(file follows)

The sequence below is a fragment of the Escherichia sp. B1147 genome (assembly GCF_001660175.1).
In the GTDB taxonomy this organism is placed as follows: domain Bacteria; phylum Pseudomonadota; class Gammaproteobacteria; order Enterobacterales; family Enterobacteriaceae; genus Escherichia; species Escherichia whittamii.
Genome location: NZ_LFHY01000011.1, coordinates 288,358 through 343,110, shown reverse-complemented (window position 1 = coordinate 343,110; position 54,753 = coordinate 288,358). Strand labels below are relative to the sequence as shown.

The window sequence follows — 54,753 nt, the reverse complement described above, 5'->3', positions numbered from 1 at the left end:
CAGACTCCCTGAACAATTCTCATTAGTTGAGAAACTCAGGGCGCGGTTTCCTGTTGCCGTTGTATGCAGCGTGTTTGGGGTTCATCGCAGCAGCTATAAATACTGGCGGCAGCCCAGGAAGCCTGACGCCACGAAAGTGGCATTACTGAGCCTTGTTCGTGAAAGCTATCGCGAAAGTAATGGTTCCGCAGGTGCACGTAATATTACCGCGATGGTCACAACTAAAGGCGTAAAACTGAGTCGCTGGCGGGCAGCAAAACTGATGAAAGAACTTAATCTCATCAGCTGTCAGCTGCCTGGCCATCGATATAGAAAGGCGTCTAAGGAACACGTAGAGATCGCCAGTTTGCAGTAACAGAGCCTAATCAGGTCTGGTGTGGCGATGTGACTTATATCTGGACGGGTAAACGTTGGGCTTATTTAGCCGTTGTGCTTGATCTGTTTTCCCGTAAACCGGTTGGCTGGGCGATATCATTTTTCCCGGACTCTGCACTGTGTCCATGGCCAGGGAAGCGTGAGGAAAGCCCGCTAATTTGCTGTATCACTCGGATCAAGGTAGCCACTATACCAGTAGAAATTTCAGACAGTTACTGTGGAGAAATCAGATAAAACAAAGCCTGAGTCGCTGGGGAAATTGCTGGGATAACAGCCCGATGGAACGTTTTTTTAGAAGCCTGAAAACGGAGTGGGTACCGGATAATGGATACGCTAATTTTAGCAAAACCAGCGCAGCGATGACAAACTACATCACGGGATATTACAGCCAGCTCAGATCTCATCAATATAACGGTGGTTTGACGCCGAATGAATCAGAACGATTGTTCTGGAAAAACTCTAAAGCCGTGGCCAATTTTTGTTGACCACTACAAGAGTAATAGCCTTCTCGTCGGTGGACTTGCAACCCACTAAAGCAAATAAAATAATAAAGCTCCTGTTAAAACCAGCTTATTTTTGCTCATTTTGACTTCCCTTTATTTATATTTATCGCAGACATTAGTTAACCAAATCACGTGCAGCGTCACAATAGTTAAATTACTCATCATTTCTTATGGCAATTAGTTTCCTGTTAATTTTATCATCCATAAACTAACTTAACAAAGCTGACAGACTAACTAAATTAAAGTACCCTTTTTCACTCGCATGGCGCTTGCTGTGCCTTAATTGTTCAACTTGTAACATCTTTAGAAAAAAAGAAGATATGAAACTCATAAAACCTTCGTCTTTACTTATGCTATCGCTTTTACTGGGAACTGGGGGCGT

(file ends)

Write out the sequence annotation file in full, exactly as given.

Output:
The sequence below is a fragment of the Escherichia sp. B1147 genome (assembly GCF_001660175.1).
In the GTDB taxonomy this organism is placed as follows: domain Bacteria; phylum Pseudomonadota; class Gammaproteobacteria; order Enterobacterales; family Enterobacteriaceae; genus Escherichia; species Escherichia whittamii.
Genome location: NZ_LFHY01000011.1, coordinates 288,358 through 343,110, shown reverse-complemented (window position 1 = coordinate 343,110; position 54,753 = coordinate 288,358). Strand labels below are relative to the sequence as shown.

The window sequence follows — 54,753 nt, the reverse complement described above, 5'->3', positions numbered from 1 at the left end:
CAGACTCCCTGAACAATTCTCATTAGTTGAGAAACTCAGGGCGCGGTTTCCTGTTGCCGTTGTATGCAGCGTGTTTGGGGTTCATCGCAGCAGCTATAAATACTGGCGGCAGCCCAGGAAGCCTGACGCCACGAAAGTGGCATTACTGAGCCTTGTTCGTGAAAGCTATCGCGAAAGTAATGGTTCCGCAGGTGCACGTAATATTACCGCGATGGTCACAACTAAAGGCGTAAAACTGAGTCGCTGGCGGGCAGCAAAACTGATGAAAGAACTTAATCTCATCAGCTGTCAGCTGCCTGGCCATCGATATAGAAAGGCGTCTAAGGAACACGTAGAGATCGCCAGTTTGCAGTAACAGAGCCTAATCAGGTCTGGTGTGGCGATGTGACTTATATCTGGACGGGTAAACGTTGGGCTTATTTAGCCGTTGTGCTTGATCTGTTTTCCCGTAAACCGGTTGGCTGGGCGATATCATTTTTCCCGGACTCTGCACTGTGTCCATGGCCAGGGAAGCGTGAGGAAAGCCCGCTAATTTGCTGTATCACTCGGATCAAGGTAGCCACTATACCAGTAGAAATTTCAGACAGTTACTGTGGAGAAATCAGATAAAACAAAGCCTGAGTCGCTGGGGAAATTGCTGGGATAACAGCCCGATGGAACGTTTTTTTAGAAGCCTGAAAACGGAGTGGGTACCGGATAATGGATACGCTAATTTTAGCAAAACCAGCGCAGCGATGACAAACTACATCACGGGATATTACAGCCAGCTCAGATCTCATCAATATAACGGTGGTTTGACGCCGAATGAATCAGAACGATTGTTCTGGAAAAACTCTAAAGCCGTGGCCAATTTTTGTTGACCACTACAAGAGTAATAGCCTTCTCGTCGGTGGACTTGCAACCCACTAAAGCAAATAAAATAATAAAGCTCCTGTTAAAACCAGCTTATTTTTGCTCATTTTGACTTCCCTTTATTTATATTTATCGCAGACATTAGTTAACCAAATCACGTGCAGCGTCACAATAGTTAAATTACTCATCATTTCTTATGGCAATTAGTTTCCTGTTAATTTTATCATCCATAAACTAACTTAACAAAGCTGACAGACTAACTAAATTAAAGTACCCTTTTTCACTCGCATGGCGCTTGCTGTGCCTTAATTGTTCAACTTGTAACATCTTTAGAAAAAAAGAAGATATGAAACTCATAAAACCTTCGTCTTTACTTATGCTATCGCTTTTACTGGGAACTGGGGGCGT